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Manufacuring Thermionic Power Chips

  1. Nov 26, 2006 #1

    I'm new to this board, but I'd like to get some verification on an idea I'm working on.

    In 2001, Eneco, a company owned and operated by Professors at MIT, delivered their "Power Chip", a semiconductor structure that delivers to the solid state realm the powers of a vacuum tube thermal diode.

    However, their packaging technique has limited their ability to market the device. In the following 5 years, they still have not managed to make progress in this field.

    I believe I may have found a solution to their manufacturing trouble, but I need verification from outside sources.

    My idea is fairly basic. I want to rotate the diode interconnect assembly 90 degrees to bring it parallel to the substrate. This should make the process much easier to develop. Right now the device requires a laminating technique where the junctions are perpendicular to the substrate, which is very difficult to manufacture on such as small scale. I've included a couple pictures of broken open TECs (which use a perpendicular diode array manufacturing technique) as well as some lego designs of the new arrangement for visualization purposes. Please note that the final device would operate perpendicular to the heat source.

    Please check out the images at http://morlock.newdor.com/

    Thank you for your time.
  2. jcsd
  3. Nov 26, 2006 #2


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    Staff: Mentor

    So have you contacted the professors at MIT about this? Seems a much more constructive approach than posting here.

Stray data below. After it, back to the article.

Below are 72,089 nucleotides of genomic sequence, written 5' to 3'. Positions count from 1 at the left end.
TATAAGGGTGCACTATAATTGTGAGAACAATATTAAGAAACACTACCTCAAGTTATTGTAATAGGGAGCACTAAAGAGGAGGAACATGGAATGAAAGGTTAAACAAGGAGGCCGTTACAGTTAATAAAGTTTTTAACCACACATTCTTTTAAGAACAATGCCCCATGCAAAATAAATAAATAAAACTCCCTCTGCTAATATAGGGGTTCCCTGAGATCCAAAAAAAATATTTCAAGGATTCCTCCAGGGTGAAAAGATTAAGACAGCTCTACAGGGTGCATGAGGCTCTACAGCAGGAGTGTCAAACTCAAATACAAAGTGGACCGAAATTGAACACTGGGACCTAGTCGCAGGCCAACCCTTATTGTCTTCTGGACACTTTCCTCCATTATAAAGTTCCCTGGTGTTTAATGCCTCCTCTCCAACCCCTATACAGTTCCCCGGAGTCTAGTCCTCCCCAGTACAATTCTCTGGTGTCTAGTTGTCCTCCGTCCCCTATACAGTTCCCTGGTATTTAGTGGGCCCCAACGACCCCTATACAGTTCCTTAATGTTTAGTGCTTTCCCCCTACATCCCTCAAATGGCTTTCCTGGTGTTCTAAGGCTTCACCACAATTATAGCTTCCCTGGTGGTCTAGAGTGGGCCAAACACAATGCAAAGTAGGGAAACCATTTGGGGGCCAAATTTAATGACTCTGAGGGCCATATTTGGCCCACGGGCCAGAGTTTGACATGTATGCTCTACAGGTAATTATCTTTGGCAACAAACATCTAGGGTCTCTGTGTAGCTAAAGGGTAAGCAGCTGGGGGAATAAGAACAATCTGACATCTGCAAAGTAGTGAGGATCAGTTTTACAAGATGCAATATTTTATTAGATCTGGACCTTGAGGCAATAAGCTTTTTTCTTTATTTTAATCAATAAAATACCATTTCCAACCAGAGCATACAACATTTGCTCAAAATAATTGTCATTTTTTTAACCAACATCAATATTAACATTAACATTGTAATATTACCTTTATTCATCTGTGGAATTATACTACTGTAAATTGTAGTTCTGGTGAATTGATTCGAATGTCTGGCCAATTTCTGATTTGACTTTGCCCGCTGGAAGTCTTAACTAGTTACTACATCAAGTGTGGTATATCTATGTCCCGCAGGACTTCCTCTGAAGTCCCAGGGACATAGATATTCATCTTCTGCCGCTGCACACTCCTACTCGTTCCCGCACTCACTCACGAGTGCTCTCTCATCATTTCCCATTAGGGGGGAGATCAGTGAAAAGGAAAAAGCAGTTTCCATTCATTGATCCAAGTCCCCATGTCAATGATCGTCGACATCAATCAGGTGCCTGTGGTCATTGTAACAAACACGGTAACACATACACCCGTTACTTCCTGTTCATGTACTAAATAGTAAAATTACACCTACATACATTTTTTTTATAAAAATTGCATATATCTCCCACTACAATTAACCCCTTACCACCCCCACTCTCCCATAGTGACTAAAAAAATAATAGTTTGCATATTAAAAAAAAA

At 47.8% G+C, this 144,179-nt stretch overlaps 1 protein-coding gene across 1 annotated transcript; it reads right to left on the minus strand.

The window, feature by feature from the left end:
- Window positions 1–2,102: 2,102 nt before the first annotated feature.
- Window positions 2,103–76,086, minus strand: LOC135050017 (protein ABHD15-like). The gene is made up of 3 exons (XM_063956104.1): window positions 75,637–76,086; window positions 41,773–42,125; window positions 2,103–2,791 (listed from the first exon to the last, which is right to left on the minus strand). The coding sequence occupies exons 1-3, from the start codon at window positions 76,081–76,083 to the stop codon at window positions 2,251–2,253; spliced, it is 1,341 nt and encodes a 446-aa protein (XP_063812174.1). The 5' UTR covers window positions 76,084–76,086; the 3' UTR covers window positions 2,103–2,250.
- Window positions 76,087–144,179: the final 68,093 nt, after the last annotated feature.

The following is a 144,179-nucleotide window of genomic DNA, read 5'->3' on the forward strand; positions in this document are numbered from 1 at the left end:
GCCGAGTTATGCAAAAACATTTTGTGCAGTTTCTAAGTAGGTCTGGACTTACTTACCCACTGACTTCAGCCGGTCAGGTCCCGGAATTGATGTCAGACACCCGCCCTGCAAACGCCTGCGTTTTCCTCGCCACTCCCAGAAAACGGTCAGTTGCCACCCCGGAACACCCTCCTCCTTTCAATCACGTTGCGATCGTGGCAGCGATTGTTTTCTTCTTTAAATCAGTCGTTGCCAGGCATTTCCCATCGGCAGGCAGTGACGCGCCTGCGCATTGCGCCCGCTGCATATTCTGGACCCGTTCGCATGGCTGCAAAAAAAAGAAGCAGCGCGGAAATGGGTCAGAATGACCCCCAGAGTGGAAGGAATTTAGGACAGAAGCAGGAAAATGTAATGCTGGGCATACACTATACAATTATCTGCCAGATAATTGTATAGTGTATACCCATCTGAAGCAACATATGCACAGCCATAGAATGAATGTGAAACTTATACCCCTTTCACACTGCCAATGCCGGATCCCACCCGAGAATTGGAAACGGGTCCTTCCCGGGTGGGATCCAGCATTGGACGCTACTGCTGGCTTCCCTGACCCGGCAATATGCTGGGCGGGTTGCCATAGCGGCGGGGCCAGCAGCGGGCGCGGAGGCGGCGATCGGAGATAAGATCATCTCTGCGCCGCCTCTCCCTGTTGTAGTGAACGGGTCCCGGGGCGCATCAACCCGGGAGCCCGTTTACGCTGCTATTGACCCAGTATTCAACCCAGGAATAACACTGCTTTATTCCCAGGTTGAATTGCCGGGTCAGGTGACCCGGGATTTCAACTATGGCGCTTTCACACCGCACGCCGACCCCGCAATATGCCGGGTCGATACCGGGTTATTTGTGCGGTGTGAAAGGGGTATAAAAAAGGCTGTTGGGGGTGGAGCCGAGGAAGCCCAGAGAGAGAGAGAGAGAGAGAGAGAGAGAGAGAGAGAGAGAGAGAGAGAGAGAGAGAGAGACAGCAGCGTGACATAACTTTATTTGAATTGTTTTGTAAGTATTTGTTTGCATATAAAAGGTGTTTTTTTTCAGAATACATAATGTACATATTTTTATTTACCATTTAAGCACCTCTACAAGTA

4. Nov 26, 2006 #3
    Several times, actually.

    I leave a few messages, but still haven't recieved a response.
  5. Nov 26, 2006 #4


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    Staff: Mentor

    So why did you post here? Don't get me wrong, you are certainly welcome to post here in the PF. But if you have a fundamental improvement that can un-stick an important scientific endeavor, concentrate on the people who you can benifit the most, IMO.
  6. Nov 26, 2006 #5
    Well, I'm trying, but I don't want to come across as foolish. Maybe I'm overlooking something relatively simple that puts a kibosh on the whole idea...

    So I figured I'd bounce the idea off the internet while I was trying to get through to MIT.
  7. Nov 26, 2006 #6


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    Staff: Mentor

    Fair enough. But keep in mind that in the general case, when you see something that is important and helpful in a potentially money-making thing with scientists, your best option is to protect your intellectual property contribution to their effort, and then approach the scientists in a civil and timely way. You and they will gain no economic or scientific benefit from information posted first on the PF. But if your contribution to their work is valid and you protect it well and offer it to them in a constructive way, good things can follow.
  8. Nov 26, 2006 #7
    I'm not really worried about someone stealing the idea.

    MIT has 48 registered patents concerning this diode, I'm just proposing a different arrangement.

    To be honest, I'd rather not be much involved with it at all, but I think I see something so I feel obligated to try to share it.
  9. Nov 27, 2006 #8


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    Are they applying the electrical field to the substraights directly? From the pictures I kinda think they are (and the word substraight implies it). This eliminates the need for interconnect (your yellow blocks) altogether and explains the perpendicular arrangement, no?

    Also, are you sure small scale is the manufacturing issue? Those little blocks look 0201 size-ish. You'll find this size component in an iPod for example. Maybe the small size reduces the ability to deal with heat, and therefore power, which is not so much an interconnect issue per se.
  10. Nov 27, 2006 #9
    From what I can see, the interconnect for the diode junction is where thermal evolution takes place. The substates are just an energy transfer medium (non-electrical) to even out the absorbtion of energy over the surface area.

    You can't eliminate the interconnects. You'd remove the electrical path. Their basic packaging designs leave the interconnects in.

    http://www.eneco.com/images/module_assby.gif" [Broken]
    Last edited by a moderator: May 2, 2017
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